SEOUL, April 20 (Yonhap) — South Korea on Tuesday completed the ratification process for three key International Labor Organization (ILO) conventions, which have long stalled due to objections from businesses and conservatives.
The Ministry of Employment and Labor presented the instruments of ratification of the conventions on workers’ rights and forced labor to the U.N. agency via video links. They will come into effect on April 20, 2022, one year after the event.
“We will continue to work together with labor and management to ensure basic workers’ rights are sufficiently guaranteed and healthy labor-management relations based on autonomy and responsibility are developed,” Minister Lee Jae-gap said during the event.
ILO Director-General Guy Ryder welcomed the ratification as an important step forward in the development of the nation’s labor relations.
South Korea, which joined the ILO in 1991, had not adopted four of the organization’s eight core conventions, lagging behind international standards in protecting labor rights.
On Feb. 26, the National Assembly passed motions for three conventions — No. 29 on forced labor, No. 87 on freedom of association and protection of the right to organize and No. 98 on the right to organize and collective bargaining. The government submitted the proposals last July.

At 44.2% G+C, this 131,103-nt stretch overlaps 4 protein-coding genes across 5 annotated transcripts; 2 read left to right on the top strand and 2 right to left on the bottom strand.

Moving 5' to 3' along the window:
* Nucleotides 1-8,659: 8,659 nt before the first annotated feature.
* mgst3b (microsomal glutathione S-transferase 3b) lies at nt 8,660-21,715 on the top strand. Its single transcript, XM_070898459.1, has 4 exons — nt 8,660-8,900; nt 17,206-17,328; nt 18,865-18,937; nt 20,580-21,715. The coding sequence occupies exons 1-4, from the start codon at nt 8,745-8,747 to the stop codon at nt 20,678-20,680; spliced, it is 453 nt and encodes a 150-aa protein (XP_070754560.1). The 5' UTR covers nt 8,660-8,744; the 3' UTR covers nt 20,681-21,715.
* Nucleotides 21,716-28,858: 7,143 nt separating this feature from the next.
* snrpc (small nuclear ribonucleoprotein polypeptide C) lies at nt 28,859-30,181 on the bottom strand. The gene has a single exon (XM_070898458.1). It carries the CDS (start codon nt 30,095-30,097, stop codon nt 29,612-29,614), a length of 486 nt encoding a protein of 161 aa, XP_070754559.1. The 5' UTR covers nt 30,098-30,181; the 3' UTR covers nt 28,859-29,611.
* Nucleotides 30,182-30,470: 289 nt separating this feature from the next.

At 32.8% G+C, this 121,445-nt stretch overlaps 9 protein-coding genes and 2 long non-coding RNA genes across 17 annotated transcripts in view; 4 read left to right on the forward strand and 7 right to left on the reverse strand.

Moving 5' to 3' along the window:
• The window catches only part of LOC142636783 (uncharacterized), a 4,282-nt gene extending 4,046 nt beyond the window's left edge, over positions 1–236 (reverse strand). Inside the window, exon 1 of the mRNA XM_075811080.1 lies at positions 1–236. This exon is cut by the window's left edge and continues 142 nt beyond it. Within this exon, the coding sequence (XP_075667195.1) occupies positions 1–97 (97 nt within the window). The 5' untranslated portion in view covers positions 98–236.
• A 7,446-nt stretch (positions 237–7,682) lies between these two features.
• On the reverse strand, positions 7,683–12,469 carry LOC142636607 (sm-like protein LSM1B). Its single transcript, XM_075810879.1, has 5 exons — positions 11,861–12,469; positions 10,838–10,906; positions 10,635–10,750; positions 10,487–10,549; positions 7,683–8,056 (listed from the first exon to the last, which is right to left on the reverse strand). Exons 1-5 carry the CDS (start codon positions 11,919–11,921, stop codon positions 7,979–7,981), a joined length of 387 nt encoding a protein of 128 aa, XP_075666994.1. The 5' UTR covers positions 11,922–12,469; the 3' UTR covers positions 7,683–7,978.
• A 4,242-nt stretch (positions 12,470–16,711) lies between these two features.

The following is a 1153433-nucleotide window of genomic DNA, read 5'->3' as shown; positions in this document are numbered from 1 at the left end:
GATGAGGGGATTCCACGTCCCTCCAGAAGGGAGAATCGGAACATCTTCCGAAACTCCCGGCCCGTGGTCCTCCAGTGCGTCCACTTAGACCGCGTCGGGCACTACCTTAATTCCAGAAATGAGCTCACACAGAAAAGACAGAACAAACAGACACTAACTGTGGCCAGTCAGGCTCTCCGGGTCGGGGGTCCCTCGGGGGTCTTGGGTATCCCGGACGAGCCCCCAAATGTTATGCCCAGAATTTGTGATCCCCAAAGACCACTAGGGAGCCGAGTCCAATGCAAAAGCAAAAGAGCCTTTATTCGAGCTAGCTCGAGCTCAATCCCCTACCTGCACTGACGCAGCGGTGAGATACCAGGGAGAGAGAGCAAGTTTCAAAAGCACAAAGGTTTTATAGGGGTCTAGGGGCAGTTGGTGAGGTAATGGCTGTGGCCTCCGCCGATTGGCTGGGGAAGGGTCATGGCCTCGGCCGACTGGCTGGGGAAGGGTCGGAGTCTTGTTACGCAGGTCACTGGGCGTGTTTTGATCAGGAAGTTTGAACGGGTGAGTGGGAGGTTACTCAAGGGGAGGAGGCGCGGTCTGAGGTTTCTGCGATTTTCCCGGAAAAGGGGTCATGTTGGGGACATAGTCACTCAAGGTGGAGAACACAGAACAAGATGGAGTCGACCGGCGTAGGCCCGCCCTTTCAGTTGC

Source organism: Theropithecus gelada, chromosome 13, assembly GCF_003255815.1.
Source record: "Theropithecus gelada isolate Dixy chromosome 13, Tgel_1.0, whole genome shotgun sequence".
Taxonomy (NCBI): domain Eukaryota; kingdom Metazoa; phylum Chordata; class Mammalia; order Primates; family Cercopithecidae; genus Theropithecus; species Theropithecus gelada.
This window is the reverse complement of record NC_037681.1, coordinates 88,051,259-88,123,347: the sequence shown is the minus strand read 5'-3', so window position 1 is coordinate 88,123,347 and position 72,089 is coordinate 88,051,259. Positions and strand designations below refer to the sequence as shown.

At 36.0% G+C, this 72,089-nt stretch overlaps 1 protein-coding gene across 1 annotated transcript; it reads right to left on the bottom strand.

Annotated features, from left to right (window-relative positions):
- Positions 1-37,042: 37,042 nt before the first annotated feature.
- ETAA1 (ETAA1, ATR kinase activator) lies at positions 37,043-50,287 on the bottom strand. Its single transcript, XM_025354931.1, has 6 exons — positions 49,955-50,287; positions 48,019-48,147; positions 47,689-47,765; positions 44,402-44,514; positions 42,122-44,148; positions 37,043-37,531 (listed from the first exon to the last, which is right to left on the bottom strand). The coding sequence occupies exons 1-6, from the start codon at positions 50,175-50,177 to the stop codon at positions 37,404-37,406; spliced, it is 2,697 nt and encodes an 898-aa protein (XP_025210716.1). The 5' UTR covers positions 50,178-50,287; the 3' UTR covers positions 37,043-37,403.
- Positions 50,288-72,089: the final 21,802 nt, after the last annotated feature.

The nation also revised labor laws in line with the conventions, including an amendment last December to allow unemployed people and fired workers to join labor unions.
However, the government did not push for the endorsement of Convention No. 105 on the abolition of forced labor because the convention, which bans forced labor as a punishment for political views, contradicts the national security law.
Among 187 ILO member countries, 146 have adopted all eight key conventions. Among 36 members of the Organization for Economic Cooperation and Development, 32 have ratified them all. Japan and the United States have adopted only six and two conventions, respectively.
The ratification was one of President Moon Jae-in’s campaign pledges during the 2017 election.
The Moon administration first sent the ratification bills to the National Assembly in 2019, but they were scrapped amid objections from the conservative opposition party and businesses that worried the passage would further enhance labor unions’ power.
Companies are calling for measures to cope with the impact the conventions will have on their business while labor groups are demanding the endorsement of the remaining convention and further revisions of labor laws that they say are in disagreement with the ILO conventions.